BERLIN (Reuters) - German federal police have warned parliamentarians they may have been spied on by Turkish intelligence and may also face potential security risks from Turkish nationalists, Die Welt newspaper reported on Wednesday.
The report could further strain already frayed ties between Germany and Turkey, which are at loggerheads over a wide range of issues.
“The Federal Criminal Police Office carried out so-called ‘security discussions’ with several members of parliament in recent weeks,” Die Welt reported.
“The discussions reportedly centred on the possible surveillance of Turkish intelligence and security risks posed by Turkish nationalists.”
The Federal Criminal Police Office was not immediately available to comment on the report.
Germany’s chief federal prosecutor in January launched an investigation into possible spying by clerics sent to Germany by the Turkish government, and in March opened a second, unrelated probe into suspected espionage.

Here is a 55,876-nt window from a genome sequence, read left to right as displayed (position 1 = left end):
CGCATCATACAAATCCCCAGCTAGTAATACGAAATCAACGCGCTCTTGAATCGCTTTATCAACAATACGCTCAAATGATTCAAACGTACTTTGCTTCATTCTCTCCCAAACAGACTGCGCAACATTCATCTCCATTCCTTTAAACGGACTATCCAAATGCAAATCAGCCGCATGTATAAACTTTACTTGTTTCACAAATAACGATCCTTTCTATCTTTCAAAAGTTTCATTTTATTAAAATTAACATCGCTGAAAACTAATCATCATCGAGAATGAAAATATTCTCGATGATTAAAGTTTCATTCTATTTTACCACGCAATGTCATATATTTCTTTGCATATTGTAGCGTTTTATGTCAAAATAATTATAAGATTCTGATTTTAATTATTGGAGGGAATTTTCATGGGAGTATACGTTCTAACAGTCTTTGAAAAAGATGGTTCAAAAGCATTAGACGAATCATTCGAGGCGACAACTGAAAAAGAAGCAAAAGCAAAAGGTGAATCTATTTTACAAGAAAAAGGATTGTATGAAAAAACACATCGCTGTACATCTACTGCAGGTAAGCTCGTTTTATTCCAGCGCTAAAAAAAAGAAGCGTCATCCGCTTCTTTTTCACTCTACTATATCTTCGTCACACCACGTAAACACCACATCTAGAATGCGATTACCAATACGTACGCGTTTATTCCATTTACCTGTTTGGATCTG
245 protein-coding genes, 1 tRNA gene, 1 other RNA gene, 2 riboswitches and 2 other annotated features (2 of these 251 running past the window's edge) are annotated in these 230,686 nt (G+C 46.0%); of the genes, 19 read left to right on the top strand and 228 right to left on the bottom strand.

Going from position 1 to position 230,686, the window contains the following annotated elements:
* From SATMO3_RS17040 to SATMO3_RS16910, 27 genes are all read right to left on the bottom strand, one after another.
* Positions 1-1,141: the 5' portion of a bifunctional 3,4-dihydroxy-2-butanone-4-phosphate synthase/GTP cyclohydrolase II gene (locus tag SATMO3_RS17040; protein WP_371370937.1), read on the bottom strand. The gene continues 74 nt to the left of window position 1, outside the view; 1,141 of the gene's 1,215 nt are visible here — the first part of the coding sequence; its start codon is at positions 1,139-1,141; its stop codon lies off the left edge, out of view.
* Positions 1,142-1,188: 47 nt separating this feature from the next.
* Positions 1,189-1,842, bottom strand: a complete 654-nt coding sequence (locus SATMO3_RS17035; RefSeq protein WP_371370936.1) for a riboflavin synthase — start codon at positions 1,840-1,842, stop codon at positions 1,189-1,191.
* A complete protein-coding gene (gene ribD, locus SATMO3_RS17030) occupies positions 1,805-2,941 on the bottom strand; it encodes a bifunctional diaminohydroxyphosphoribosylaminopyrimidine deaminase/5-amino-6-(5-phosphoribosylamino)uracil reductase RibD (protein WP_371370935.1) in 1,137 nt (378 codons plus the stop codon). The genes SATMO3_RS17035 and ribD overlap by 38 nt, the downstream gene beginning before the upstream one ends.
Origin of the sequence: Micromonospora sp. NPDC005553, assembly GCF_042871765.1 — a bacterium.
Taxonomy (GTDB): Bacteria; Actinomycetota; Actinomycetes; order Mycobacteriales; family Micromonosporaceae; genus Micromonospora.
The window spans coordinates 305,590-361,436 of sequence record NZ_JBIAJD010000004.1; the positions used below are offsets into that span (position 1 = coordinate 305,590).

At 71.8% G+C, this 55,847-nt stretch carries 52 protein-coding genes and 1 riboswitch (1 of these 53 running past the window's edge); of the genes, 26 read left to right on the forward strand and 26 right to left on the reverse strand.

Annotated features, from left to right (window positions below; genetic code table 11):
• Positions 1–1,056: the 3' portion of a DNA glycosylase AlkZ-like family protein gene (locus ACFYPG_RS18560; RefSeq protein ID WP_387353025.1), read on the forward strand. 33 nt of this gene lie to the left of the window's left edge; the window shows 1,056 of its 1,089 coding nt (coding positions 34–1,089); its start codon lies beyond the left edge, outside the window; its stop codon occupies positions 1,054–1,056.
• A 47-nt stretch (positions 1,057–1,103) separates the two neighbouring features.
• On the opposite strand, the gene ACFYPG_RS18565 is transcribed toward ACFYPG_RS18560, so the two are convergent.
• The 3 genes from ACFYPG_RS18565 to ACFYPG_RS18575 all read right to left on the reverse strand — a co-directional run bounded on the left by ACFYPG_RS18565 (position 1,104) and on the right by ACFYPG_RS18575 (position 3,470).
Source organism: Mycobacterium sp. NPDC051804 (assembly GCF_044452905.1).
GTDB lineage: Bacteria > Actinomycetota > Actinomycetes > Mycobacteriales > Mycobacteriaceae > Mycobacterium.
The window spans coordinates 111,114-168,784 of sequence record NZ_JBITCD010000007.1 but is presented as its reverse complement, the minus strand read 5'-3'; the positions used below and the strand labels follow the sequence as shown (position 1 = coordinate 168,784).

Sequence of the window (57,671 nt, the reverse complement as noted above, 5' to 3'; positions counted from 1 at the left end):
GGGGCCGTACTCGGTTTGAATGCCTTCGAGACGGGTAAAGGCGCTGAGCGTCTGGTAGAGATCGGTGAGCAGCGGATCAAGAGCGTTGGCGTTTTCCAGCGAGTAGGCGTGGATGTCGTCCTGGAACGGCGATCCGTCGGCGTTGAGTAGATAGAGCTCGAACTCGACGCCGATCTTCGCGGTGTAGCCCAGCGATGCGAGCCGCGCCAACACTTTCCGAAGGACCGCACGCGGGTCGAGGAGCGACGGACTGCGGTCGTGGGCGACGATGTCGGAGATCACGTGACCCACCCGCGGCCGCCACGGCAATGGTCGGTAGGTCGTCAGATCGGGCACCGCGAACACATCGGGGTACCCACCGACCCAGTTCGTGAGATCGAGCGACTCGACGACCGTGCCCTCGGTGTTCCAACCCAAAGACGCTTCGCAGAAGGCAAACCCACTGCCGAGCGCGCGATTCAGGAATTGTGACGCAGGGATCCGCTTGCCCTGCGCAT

At the time, German media reports said the Turkish Intelligence Agency (MIT) was suspected of spying on supporters of U.S.-based cleric Fetullah Gulen, accused by Ankara of organising a failed coup last July.
Ties between Germany and Turkey have been strained for more than a year over issues including the German parliament’s approval of a resolution classifying the 1915 massacre of Armenians by Ottoman forces as a genocide; Berlin’s criticism of a domestic security crackdown after the July coup; and Turkey’s jailing of a German-Turkish journalist.
Germany’s parliament this month approved the planned withdrawal of troops from the Incirlik air base in southern Turkey after Ankara’s refusal to allow German lawmakers access to German soldiers there.
Turkey has also accused some German lawmakers of supporting the outlawed Kurdistan Worker’s Party (PKK), a charge they reject.
Reporting by Andrea Shalal; Editing by Gareth Jones